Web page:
David is the driving force behind DART Connections and his team deliver videoconference content for NSW Department of Education. Connections video conferencing excursions bring students and teachers face to face with experts across the globe. Excursions are designed to enrich and supplement curriculum across all stages and key learning areas. The Dubbo NSW based Connections team also manage the learning technologies for NSW’s Rural and Distance Education schools, partnering with the Media Services team within the NSW DEC Information Technology Directorate, a growing list of content providers, telecommunications companies, government agencies, universities and technology vendors to bring the best of the worlds learning experiences, reliable technologies and support to our schools. The Connections team produces a limited number of authentic curriculum relevant content with its content partners including schools and communities. The team have the technology and experience to take your class to unique events and learning experiences.
Vince Lovecchio (COMMUNITY CONNECT CENTRAL WEST)
Vince’s holds a deep passion for community wellbeing and social capacity building and has over thirty years of experience developing community partnerships and facilitating arts/health projects with the aim of empowering people and strengthening communities. By forming an extensive network of strategic partnerships, Vince has been able to develop community initiatives which inspire and empower young people to engage as active participants and contributors to their local communities in purposeful and meaningful ways. Vince founded the Orange Youth Arts Festival in 2014, and has established Community Connect Central West, a project based community wellbeing initiative. He also has broad experience in visual based media having worked extensively in Television, Photography and Film. Vince has won a variety of National and International photography his work has been widely published and represented internationally at major photo conventions.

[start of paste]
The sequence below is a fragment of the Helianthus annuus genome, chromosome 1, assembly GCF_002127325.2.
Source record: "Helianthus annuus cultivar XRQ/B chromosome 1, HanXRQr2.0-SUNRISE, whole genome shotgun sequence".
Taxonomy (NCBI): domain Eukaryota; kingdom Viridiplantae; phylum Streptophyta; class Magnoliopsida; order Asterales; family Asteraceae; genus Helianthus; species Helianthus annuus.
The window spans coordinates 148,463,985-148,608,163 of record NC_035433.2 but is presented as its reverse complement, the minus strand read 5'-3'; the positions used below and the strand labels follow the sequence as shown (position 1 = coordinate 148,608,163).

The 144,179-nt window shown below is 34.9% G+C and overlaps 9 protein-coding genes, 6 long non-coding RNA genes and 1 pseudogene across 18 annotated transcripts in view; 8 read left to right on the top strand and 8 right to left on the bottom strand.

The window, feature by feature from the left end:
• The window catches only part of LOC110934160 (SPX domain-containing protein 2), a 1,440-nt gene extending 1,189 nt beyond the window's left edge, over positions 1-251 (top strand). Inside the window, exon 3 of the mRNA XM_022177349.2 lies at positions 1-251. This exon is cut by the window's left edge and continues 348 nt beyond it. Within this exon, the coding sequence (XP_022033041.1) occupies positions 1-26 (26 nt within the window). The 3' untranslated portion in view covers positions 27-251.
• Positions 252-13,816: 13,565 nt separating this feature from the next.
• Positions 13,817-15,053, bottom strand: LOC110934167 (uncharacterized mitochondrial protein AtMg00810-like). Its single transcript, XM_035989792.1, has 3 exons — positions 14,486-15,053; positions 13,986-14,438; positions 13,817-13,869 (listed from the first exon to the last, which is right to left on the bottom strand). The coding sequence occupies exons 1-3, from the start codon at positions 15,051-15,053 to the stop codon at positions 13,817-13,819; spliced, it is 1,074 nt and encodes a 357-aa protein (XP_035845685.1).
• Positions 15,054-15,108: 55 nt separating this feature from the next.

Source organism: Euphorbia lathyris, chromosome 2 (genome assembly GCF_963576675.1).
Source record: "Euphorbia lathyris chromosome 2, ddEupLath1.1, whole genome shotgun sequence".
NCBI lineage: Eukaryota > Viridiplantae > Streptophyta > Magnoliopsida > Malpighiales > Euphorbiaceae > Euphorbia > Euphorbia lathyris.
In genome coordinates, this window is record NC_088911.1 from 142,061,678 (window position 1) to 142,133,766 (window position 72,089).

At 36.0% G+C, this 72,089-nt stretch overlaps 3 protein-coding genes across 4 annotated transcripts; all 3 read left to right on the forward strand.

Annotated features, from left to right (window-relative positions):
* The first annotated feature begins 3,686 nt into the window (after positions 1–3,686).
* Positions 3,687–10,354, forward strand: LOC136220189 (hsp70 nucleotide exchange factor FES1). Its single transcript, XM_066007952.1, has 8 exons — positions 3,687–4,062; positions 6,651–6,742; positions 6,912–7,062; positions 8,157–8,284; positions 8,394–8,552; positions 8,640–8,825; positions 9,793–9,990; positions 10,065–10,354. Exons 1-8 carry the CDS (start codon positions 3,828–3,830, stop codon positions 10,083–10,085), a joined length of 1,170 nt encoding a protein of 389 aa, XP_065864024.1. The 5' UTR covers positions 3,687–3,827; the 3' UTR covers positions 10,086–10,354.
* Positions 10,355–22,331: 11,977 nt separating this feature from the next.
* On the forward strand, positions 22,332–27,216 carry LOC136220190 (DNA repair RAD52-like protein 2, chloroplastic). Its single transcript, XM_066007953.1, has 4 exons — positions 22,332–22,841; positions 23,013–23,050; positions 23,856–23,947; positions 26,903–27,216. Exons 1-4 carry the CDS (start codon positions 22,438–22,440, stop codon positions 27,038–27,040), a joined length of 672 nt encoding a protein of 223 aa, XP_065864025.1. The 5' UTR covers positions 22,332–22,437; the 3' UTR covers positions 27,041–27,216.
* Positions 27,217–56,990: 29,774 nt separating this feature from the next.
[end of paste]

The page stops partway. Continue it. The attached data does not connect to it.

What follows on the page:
Bathurst Wiradyuri and Aboriginal Community Elders
(Respect for Wiradyuri)
The Bathurst Wiradyuri & Aboriginal Community Elders promote cultural heritage and traditional Wiradyuri customs. The Elders
provide community consultation and uphold the traditional values
and customs for the benefit of Bathurst and surrounding communities.
The Elders believe it is time to re-awaken & revitalise their traditional
cultural customs and practices, of which we have been deprived since Colonisation. This has come about through language, dance, basket weaving and possum skin cloak & stone tool making and a nation building summit to name a few. Engaging with community to ascertain the need for a nation building process which will assert their sovereignty and encourage self-determination for the Wiradyuri nation as a whole.